Choosing a Phone: 3.5G is not 3.5G

Posted by Mister Mobility

Recently, I had reason to take my SIM out of my primary smartphone and put it in another phone. All of a sudden, I was experiencing mind-boggling internet speeds. The difference in speed blew me away. I was reminded of the fact that 3.5G is not 3.5G. How do I mean? The previous phone in which I had my SIM had an HSDPA (that’s 3.5G) rating of 21 Mbps download speed, while the new one is rated 42 Mbps. Twice the speed. Or more accurately, twice the capacity.


I know for a fact that the average person does not pay too much attention to the network data speed specifications of phones when choosing what device to buy for use. We are mostly satisfied to know that phone has at least 3.5G. Yet, a closer look at the figures will reveal that different phones are differently rated. For example, there are phones rated at 7 Mbps. Then there are those rated 21 Mbps HSDPA. That is thrice the capacity. There are also those rated at 42 Mbps. Your mobile network operator may offer as much as 42 Mbps and you may be able to harness only one-sixth of that speed, depending on your phone.

There are operators in Nigeria that currently offer up 57 Mbps on HSPA+. The question is, Does your phone or modem let you take advantage of that? It isn’t that you will get actual quoted speeds. No subscriber anywhere in the world gets to experience theoretical maximum speeds, but it makes a great difference to have a device that can push the boundaries. If you are looking for the fastest broadband speeds for heavy downloads and uploads, you need to pay closer attention to the data ratings of your devices.

Cost also comes to play. The low-end market will not offer you 42 Mbps, after all the higher you go, the hotter it becomes. Or so they say. Many low-end devices are rated 7 Mbps. Of curse, that isn’t a problem if that is all one can afford.


3.5G Glossary

Here is a quick glossary of some of the most popular 3.5G ratings:

HSDPA: High-Speed Downlink Packet Access (theoretical download speeds up to 42 Mbps)
HSPA+: Evolved High Speed Packet Access (theoretical download speeds up to 168 Mbps). Think of HSPA+ as 3.5G on turbo providing 4G speeds. If your network and your device support HSPA+, you are pretty much at par with the person using 4G for the most part.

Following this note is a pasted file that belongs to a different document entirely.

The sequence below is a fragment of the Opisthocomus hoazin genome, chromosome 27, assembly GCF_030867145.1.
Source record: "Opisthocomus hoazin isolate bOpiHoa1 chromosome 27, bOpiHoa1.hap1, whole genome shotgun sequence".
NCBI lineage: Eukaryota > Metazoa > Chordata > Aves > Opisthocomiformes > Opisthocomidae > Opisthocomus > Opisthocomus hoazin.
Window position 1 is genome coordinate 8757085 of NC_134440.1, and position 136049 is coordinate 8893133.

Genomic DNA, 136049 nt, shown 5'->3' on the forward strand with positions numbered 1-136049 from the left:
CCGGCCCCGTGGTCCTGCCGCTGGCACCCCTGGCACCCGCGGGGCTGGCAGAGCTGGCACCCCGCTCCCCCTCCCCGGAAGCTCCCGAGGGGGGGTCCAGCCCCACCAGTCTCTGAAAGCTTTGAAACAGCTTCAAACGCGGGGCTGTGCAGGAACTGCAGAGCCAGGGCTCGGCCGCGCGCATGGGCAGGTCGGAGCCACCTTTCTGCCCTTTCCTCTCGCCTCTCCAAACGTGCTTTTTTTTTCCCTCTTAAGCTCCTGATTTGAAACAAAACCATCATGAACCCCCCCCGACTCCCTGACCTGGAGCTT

The smartphone that I recently put my SIM into lets me take advantage of HSPA+ on a network that offers a theoretical maximum of 57 Mbps in downloads. While I do not experience anything close to that maximum speed, its performance simply blows everything else I have seen out of the water. No; 3.5G is not 3.5G.

Here is a little assignment for you: check for the network data rating of your phone. What is its maximum speed capacity? 7 Mbps? 21 Mbps HSDPA? 42 Mbps HSDPA? HSPA+? Questions and comments are welcome.

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10 comments

  1. Wao.

    this information is pure unalloyed gold.

    I have always had this attitude that. people drooling over the micro_spex of devices are just plain paranoid.

    Now, I know I am the one that is deluded…all along.

    this golden nugget Mr Mo just dropped here reminds me of the other one about micro SdCards having different ratings. And the implication.

    That was another Diamantine tip

    More cores to your processors Oga!

  2. Saiddigge.

    The Lumia 920 is it. HSPA+ up to 57 Mbps.

    the BlackBerry Z30 is listed as having HSPA+ support too, but I’ve been unable to confirm its specific rating.

  3. I just checked the network data rating for my phone, Blackberry Torch 9800, and noticed its 3.6Mbps. Way too low.

  4. Now my question will now be a samsung galaxy core with 1.2 ghz processor dual core and a single core 800mhz processor galaxy y pro duos, both have 7 mbps HSDPA. Which will be faster with browsing?

  5. Hmmmmmm. No be small thing oooo. All along I have never thought of this whenever I check or compare phone specs.
    thanks for the tip, as from today I will take note of that.
    My 808PV has HSDPA of 14.4 Mbps while my Lumia 920 has HSDPA of 42.2 Mbps.

  6. Very useful information there. I’ve always known the implication of those speed but buying decision is always a combination of other factors and thus, the HSDPA may not carry so much weight in swaying my decision since there are other things to be considered. For one, file downloads which is where this speed becomes very noticeable is not something I do every other time and even the size is files involved most times, like application update files are not so big to produce enough frustration. Still I understand the way these things are, if you experience 42mbps HSDPA or above, then what seems to be adequate now may begin to cause frustration. EDGE for normal browsing is a typical example though I still use it when it is available because of battery life consideration

  7. I used to do this comparison a while ago but pulled a halt when ‘I thought’ it’s very useless here in Nigeria. We do not get anything close to the max speed; Instead, we play around with the minimum or even lesser – That was from my growing brain.

    From what you’re saying now, you mean the difference of HSPA and HSPA+ can be felt or seen now in this region (our networks)? Let me take my time to believe you.

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